Doctors will inject the dye into the area, then use either X-rays, CT scans, or MRIs to make images of the arteries as the dye passes through them.
This test can help doctors see any narrowing or blockages in the artery.
Treatment for carotid artery disease is vital to reduce the risk of life threatening complications and keep the disease from progressing.
Treatment includes making dietary and lifestyle changes. In some cases, a person may need to take medication or undergo a surgical procedure.
Dietary and lifestyle changes
Dietary and lifestyle changes are an essential part of a treatment plan for carotid artery disease. A doctor may recommend:
- eating a “heart-healthy diet”
- reaching or maintaining a moderate weight
- staying physically active
- quitting smoking, if applicable
- managing other conditions, such as diabetes or heart conditions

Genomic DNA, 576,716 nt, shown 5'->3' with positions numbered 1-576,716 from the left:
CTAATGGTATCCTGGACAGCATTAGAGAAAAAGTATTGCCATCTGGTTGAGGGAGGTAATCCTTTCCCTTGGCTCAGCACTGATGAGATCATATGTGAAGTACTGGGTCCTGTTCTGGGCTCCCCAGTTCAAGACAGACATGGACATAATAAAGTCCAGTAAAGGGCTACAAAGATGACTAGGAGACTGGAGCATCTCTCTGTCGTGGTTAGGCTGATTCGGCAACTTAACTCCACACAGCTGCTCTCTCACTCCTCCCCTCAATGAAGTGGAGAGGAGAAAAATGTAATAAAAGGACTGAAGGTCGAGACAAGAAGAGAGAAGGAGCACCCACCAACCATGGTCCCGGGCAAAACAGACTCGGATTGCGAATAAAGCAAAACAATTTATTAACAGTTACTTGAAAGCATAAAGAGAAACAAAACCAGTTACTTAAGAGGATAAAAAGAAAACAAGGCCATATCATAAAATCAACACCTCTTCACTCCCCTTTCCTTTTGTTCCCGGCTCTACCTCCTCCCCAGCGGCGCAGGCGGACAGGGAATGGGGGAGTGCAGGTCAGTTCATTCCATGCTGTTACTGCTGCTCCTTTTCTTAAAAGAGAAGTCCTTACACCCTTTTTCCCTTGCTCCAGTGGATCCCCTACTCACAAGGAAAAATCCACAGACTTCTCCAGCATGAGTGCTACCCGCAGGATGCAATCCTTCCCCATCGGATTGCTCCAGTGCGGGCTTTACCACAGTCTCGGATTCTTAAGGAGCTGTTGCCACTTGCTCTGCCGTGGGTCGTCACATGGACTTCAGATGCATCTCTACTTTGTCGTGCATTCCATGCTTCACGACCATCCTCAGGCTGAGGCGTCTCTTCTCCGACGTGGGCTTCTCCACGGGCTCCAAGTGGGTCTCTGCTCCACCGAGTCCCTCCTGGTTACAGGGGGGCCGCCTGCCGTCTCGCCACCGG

General diet tips
The National Heart, Lung, and Blood Institute (NHLBI) note that a general heart-healthy diet includes reducing the intake of:
- saturated fats
- trans fats
- added sugars
Instead, the person should focus on a balanced heart-healthy diet, rich in foods such as:
- whole grains
- low fat dairy products
- lean meats, poultry, and fish
- nuts and seeds
Doctors may also recommend taking medications to help manage carotid artery disease.
Common medications include drugs to keep the blood from clotting, such as aspirin or clopidogrel.
Doctors may recommend additional drugs, such as those that control cholesterol or lower blood pressure, depending on a person’s underlying risk factors.
People who experience symptoms of carotid artery disease or are at risk for major complications may need to have one or more medical procedures to reduce their risk.
Possible procedures include:
Angioplasty and stenting
Angioplasty and stenting can help widen the carotid arteries and increase blood flow to the brain if the person has severe narrowing from plaque.
During an angioplasty procedure, doctors insert a thin tube with a tiny deflated balloon on its end into the narrow artery. With the tube in place, they inflate the balloon, which pushes the plaque out toward the artery wall, helping restore blood flow through the artery.